Offered as a podcast for those 'trying to build a family', the Society for Assisted Reproductive Technology (SART) calls upon experts to discuss about the most important topics and issues relating to fertility testing and treatment. The focus of this episode is egg donation, in particular the question of whether patients should choose to use fresh or frozen eggs.
The host, Dr Mark Trolice, a leading expert in reproductive medicine, and Dr Jennifer Kawwass, who is a medical director and associate professor at Emory Reproductive Centre, come together to give a comprehensive overview of the process of egg donation and to delve into the practical considerations that couples must take before choosing this as the method to start their families. It is important to note that the information given reflects US medical practices and so international patients would be advised to look into resources specific to their country.
The podcast begins with a closer look at the headline question, 'Donor Eggs: Fresh or Frozen'. Although the experimental label on egg freezing was not removed by the American Society for Reproductive Medicine (ARSM) until 2012 (see BioNews 681), Dr Kawwass explains that we see comparable success with fresh eggs. The treatment was initially used as a fertility preservation option for women undergoing treatment that may affect their fertility, such as chemotherapy, but is now available to a wider selection of patients. Dr Kawwass explains that she would recommend either treatment on a case-to-case basis as although they are equally successful there are specific circumstances in which one would be more suitable, for example the usage of a fresh egg donor means that a larger cohort of eggs is obtained and the couple would subsequently have the opportunity to have a larger family.
I particularly enjoyed how accessible this section of the podcast was as Dr Kawwass gave an excellent description of both sides of what is undoubtedly a complex debate, whilst keeping scientific jargon to a minimum. This allows room for listeners to come to their own decision on the question and certainly shows that this podcast is potentially an invaluable source of information for those who wish to learn more about assisted reproductive services in the US, whether they are hoping to be a recipient or a donor. I would say that since Dr Kawwass emphasises the importance of information related to egg donation being considered on a case-to-case basis, patients who are looking for more than a general discussion would benefit less from this podcast than those who would use this as an introduction to the process.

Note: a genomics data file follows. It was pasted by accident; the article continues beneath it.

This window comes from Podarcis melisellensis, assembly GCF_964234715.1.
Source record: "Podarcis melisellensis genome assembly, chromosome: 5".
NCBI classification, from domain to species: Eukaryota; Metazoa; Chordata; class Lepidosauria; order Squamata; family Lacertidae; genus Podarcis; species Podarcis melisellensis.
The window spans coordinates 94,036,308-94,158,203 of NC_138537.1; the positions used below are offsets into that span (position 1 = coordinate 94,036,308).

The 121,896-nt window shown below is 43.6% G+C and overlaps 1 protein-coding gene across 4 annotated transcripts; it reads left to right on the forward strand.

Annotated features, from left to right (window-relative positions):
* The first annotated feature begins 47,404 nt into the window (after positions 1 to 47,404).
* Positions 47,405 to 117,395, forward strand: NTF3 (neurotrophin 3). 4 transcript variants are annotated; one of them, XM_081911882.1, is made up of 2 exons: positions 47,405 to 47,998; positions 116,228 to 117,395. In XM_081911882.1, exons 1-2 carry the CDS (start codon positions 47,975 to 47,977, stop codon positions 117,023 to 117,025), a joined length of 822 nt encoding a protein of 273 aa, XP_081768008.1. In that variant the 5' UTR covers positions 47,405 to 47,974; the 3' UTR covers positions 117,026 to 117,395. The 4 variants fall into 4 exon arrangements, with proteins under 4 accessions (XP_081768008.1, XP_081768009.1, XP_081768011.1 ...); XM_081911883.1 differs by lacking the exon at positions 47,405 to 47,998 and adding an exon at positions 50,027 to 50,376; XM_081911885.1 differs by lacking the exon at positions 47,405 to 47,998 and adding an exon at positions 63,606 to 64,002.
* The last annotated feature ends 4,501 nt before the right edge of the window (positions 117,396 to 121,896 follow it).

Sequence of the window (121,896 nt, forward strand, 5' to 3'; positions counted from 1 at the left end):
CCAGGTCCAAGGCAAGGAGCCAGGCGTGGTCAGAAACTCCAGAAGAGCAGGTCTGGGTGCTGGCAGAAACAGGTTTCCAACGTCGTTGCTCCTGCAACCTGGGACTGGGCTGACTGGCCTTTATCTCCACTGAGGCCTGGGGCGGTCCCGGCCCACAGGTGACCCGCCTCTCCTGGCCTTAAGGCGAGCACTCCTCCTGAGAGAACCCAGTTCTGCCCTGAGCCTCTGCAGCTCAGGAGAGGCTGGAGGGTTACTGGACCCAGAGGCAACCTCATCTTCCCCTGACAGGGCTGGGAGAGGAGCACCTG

Dr Trolice and Dr Kawwass then move on to discuss the process of egg donation for both the donor and the recipient, once again showing how this podcast is a good resource for patients looking for an introduction to this form of assisted reproduction. They describe aspects such as the rigorous FDA-mandated screening process both donors and recipients must go through while weaving in the differences in the process that patients may see if they have chosen a directed donor instead of an anonymous one. Dr Kawwass also answers a series of what seemed to me as potentially common questions that listeners might have, such as what is perceived by clinics to be the cut-off age for recipients of egg donation and whether a patient who has not experienced menopause should still consider egg donation as a means of assisted reproduction.
This podcast should be commended for its skilful expression of the debates and the methods involved within assisted reproduction. The experts do not attempt to claim that their opinion is final and consistently remind the audience of the variation between cases, meaning that listeners are able to obtain a thorough yet clear introduction to the topic. This podcast series is in its early days, having only begun in June, and so the audience can expect to see a full range of topics covered as more episodes are released.